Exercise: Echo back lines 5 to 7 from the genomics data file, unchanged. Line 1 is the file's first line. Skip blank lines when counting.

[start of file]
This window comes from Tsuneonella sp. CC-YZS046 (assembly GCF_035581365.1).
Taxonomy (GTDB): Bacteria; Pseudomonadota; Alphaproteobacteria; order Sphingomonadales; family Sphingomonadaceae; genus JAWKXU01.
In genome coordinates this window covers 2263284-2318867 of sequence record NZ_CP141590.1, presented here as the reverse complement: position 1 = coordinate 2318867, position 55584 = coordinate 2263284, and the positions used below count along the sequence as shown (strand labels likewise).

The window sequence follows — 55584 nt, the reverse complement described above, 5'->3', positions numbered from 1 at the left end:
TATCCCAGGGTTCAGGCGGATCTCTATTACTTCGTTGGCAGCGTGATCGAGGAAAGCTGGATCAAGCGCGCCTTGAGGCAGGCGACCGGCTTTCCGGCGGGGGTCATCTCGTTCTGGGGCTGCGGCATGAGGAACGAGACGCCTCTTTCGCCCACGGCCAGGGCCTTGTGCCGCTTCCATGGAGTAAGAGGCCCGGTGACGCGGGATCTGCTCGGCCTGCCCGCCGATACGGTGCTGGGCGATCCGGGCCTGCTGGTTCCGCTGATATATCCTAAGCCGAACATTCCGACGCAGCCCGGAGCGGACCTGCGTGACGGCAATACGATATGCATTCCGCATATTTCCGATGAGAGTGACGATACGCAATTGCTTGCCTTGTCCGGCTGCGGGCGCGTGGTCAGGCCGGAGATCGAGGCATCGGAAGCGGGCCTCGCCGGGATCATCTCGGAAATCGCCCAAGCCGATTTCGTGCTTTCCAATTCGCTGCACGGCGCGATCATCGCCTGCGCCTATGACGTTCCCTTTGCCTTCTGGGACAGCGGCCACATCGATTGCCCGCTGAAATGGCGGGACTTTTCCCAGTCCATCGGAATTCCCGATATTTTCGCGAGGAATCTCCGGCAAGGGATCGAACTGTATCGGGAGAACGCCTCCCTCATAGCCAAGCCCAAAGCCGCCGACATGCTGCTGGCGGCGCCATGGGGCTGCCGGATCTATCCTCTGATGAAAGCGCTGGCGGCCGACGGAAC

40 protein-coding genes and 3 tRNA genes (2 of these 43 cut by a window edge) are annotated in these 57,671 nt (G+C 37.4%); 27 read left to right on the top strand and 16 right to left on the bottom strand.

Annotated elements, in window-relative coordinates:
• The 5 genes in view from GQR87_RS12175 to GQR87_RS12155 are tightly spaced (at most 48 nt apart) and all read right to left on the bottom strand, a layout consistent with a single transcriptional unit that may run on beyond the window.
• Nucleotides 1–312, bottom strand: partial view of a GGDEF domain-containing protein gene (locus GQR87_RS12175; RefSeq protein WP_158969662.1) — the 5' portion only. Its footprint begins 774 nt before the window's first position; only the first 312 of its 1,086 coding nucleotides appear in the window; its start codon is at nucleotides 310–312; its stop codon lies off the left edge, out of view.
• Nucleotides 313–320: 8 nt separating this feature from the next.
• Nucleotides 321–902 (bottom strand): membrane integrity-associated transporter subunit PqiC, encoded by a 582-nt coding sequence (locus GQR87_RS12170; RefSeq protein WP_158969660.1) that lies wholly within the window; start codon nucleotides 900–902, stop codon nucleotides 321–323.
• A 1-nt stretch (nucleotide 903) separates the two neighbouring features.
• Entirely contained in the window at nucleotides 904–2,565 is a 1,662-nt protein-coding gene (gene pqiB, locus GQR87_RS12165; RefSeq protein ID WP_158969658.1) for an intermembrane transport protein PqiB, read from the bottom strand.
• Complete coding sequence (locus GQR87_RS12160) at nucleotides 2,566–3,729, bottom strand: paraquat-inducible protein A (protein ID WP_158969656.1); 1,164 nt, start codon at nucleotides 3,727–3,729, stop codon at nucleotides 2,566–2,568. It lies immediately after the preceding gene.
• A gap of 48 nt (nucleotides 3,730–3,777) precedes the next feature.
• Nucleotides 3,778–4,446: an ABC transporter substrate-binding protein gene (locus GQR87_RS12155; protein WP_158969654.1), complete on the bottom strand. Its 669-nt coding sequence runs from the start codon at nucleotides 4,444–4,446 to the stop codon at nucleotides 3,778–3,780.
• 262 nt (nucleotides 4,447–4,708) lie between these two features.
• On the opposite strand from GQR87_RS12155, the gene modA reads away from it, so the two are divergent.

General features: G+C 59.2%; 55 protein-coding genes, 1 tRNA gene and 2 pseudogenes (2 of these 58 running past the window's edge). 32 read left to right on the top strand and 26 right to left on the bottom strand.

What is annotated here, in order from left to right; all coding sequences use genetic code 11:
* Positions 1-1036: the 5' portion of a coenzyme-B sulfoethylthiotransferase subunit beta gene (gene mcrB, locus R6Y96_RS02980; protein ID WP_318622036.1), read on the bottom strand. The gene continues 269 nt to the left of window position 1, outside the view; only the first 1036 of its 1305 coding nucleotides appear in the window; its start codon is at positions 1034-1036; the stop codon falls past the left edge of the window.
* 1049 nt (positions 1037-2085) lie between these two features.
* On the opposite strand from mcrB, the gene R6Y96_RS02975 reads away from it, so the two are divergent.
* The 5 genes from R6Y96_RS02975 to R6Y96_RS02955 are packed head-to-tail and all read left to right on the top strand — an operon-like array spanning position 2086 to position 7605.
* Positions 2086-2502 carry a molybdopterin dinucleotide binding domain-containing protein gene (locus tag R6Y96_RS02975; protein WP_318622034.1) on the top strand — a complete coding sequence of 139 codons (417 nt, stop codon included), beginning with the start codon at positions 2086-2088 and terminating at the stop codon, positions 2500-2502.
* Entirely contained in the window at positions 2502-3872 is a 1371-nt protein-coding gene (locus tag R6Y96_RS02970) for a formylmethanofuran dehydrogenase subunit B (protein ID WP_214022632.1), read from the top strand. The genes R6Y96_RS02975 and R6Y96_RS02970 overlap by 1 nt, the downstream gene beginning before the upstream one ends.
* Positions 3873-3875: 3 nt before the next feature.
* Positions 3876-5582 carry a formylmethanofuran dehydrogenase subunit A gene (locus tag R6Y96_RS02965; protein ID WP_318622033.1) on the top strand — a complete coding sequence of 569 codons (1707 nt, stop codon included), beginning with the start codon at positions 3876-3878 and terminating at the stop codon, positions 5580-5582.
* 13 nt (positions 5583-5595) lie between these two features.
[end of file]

TATCCCAGGGTTCAGGCGGATCTCTATTACTTCGTTGGCAGCGTGATCGAGGAAAGCTGGATCAAGCGCGCCTTGAGGCAGGCGACCGGCTTTCCGGCGGGGGTCATCTCGTTCTGGGGCTGCGGCATGAGGAACGAGACGCCTCTTTCGCCCACGGCCAGGGCCTTGTGCCGCTTCCATGGAGTAAGAGGCCCGGTGACGCGGGATCTGCTCGGCCTGCCCGCCGATACGGTGCTGGGCGATCCGGGCCTGCTGGTTCCGCTGATATATCCTAAGCCGAACATTCCGACGCAGCCCGGAGCGGACCTGCGTGACGGCAATACGATATGCATTCCGCATATTTCCGATGAGAGTGACGATACGCAATTGCTTGCCTTGTCCGGCTGCGGGCGCGTGGTCAGGCCGGAGATCGAGGCATCGGAAGCGGGCCTCGCCGGGATCATCTCGGAAATCGCCCAAGCCGATTTCGTGCTTTCCAATTCGCTGCACGGCGCGATCATCGCCTGCGCCTATGACGTTCCCTTTGCCTTCTGGGACAGCGGCCACATCGATTGCCCGCTGAAATGGCGGGACTTTTCCCAGTCCATCGGAATTCCCGATATTTTCGCGAGGAATCTCCGGCAAGGGATCGAACTGTATCGGGAGAACGCCTCCCTCATAGCCAAGCCCAAAGCCGCCGACATGCTGCTGGCGGCGCCATGGGGCTGCCGGATCTATCCTCTGATGAAAGCGCTGGCGGCCGACGGAAC

40 protein-coding genes and 3 tRNA genes (2 of these 43 cut by a window edge) are annotated in these 57,671 nt (G+C 37.4%); 27 read left to right on the top strand and 16 right to left on the bottom strand.

Annotated elements, in window-relative coordinates: